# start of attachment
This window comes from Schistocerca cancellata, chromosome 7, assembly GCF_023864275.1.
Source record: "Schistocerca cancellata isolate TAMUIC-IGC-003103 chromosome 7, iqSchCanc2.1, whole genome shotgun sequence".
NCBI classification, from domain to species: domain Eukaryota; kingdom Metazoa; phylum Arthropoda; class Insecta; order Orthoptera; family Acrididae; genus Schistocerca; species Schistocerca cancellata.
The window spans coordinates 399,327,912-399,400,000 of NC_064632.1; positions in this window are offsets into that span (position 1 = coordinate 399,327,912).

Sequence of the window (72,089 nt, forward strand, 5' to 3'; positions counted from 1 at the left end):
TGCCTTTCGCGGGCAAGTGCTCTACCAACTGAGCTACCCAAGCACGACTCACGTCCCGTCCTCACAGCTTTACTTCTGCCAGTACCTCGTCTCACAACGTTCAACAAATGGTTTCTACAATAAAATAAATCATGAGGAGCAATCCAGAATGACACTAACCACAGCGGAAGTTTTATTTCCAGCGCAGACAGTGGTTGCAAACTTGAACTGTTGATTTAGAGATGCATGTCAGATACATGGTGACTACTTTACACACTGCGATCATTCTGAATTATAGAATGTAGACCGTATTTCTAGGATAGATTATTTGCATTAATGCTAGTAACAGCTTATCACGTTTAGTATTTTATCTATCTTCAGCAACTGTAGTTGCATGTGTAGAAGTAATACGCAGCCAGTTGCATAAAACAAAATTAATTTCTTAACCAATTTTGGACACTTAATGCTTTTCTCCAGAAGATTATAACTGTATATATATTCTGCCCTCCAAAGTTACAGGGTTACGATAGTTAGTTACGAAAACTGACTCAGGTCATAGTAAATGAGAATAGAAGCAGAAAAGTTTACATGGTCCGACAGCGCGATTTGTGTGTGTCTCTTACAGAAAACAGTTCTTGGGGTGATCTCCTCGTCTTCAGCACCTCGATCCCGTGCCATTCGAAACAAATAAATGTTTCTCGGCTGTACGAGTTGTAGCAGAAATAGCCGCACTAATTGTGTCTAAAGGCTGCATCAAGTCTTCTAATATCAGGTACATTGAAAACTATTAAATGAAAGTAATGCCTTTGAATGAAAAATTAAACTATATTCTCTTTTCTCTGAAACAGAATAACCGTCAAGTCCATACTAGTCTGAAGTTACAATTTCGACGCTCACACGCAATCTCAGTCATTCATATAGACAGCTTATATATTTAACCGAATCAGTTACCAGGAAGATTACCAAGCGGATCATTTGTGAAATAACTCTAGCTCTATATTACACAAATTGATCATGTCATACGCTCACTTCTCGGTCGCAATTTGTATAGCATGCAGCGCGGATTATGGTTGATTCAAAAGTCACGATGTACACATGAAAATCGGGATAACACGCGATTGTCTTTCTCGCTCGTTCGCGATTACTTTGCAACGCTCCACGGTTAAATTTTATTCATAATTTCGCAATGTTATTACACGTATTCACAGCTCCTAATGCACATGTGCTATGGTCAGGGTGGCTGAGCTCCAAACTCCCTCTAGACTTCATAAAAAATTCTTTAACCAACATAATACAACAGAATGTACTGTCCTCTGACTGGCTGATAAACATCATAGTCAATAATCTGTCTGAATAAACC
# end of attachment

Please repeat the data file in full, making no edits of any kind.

This window comes from Schistocerca cancellata, chromosome 7, assembly GCF_023864275.1.
Source record: "Schistocerca cancellata isolate TAMUIC-IGC-003103 chromosome 7, iqSchCanc2.1, whole genome shotgun sequence".
NCBI classification, from domain to species: domain Eukaryota; kingdom Metazoa; phylum Arthropoda; class Insecta; order Orthoptera; family Acrididae; genus Schistocerca; species Schistocerca cancellata.
The window spans coordinates 399,327,912-399,400,000 of NC_064632.1; positions in this window are offsets into that span (position 1 = coordinate 399,327,912).

Sequence of the window (72,089 nt, forward strand, 5' to 3'; positions counted from 1 at the left end):
TGCCTTTCGCGGGCAAGTGCTCTACCAACTGAGCTACCCAAGCACGACTCACGTCCCGTCCTCACAGCTTTACTTCTGCCAGTACCTCGTCTCACAACGTTCAACAAATGGTTTCTACAATAAAATAAATCATGAGGAGCAATCCAGAATGACACTAACCACAGCGGAAGTTTTATTTCCAGCGCAGACAGTGGTTGCAAACTTGAACTGTTGATTTAGAGATGCATGTCAGATACATGGTGACTACTTTACACACTGCGATCATTCTGAATTATAGAATGTAGACCGTATTTCTAGGATAGATTATTTGCATTAATGCTAGTAACAGCTTATCACGTTTAGTATTTTATCTATCTTCAGCAACTGTAGTTGCATGTGTAGAAGTAATACGCAGCCAGTTGCATAAAACAAAATTAATTTCTTAACCAATTTTGGACACTTAATGCTTTTCTCCAGAAGATTATAACTGTATATATATTCTGCCCTCCAAAGTTACAGGGTTACGATAGTTAGTTACGAAAACTGACTCAGGTCATAGTAAATGAGAATAGAAGCAGAAAAGTTTACATGGTCCGACAGCGCGATTTGTGTGTGTCTCTTACAGAAAACAGTTCTTGGGGTGATCTCCTCGTCTTCAGCACCTCGATCCCGTGCCATTCGAAACAAATAAATGTTTCTCGGCTGTACGAGTTGTAGCAGAAATAGCCGCACTAATTGTGTCTAAAGGCTGCATCAAGTCTTCTAATATCAGGTACATTGAAAACTATTAAATGAAAGTAATGCCTTTGAATGAAAAATTAAACTATATTCTCTTTTCTCTGAAACAGAATAACCGTCAAGTCCATACTAGTCTGAAGTTACAATTTCGACGCTCACACGCAATCTCAGTCATTCATATAGACAGCTTATATATTTAACCGAATCAGTTACCAGGAAGATTACCAAGCGGATCATTTGTGAAATAACTCTAGCTCTATATTACACAAATTGATCATGTCATACGCTCACTTCTCGGTCGCAATTTGTATAGCATGCAGCGCGGATTATGGTTGATTCAAAAGTCACGATGTACACATGAAAATCGGGATAACACGCGATTGTCTTTCTCGCTCGTTCGCGATTACTTTGCAACGCTCCACGGTTAAATTTTATTCATAATTTCGCAATGTTATTACACGTATTCACAGCTCCTAATGCACATGTGCTATGGTCAGGGTGGCTGAGCTCCAAACTCCCTCTAGACTTCATAAAAAATTCTTTAACCAACATAATACAACAGAATGTACTGTCCTCTGACTGGCTGATAAACATCATAGTCAATAATCTGTCTGAATAAACC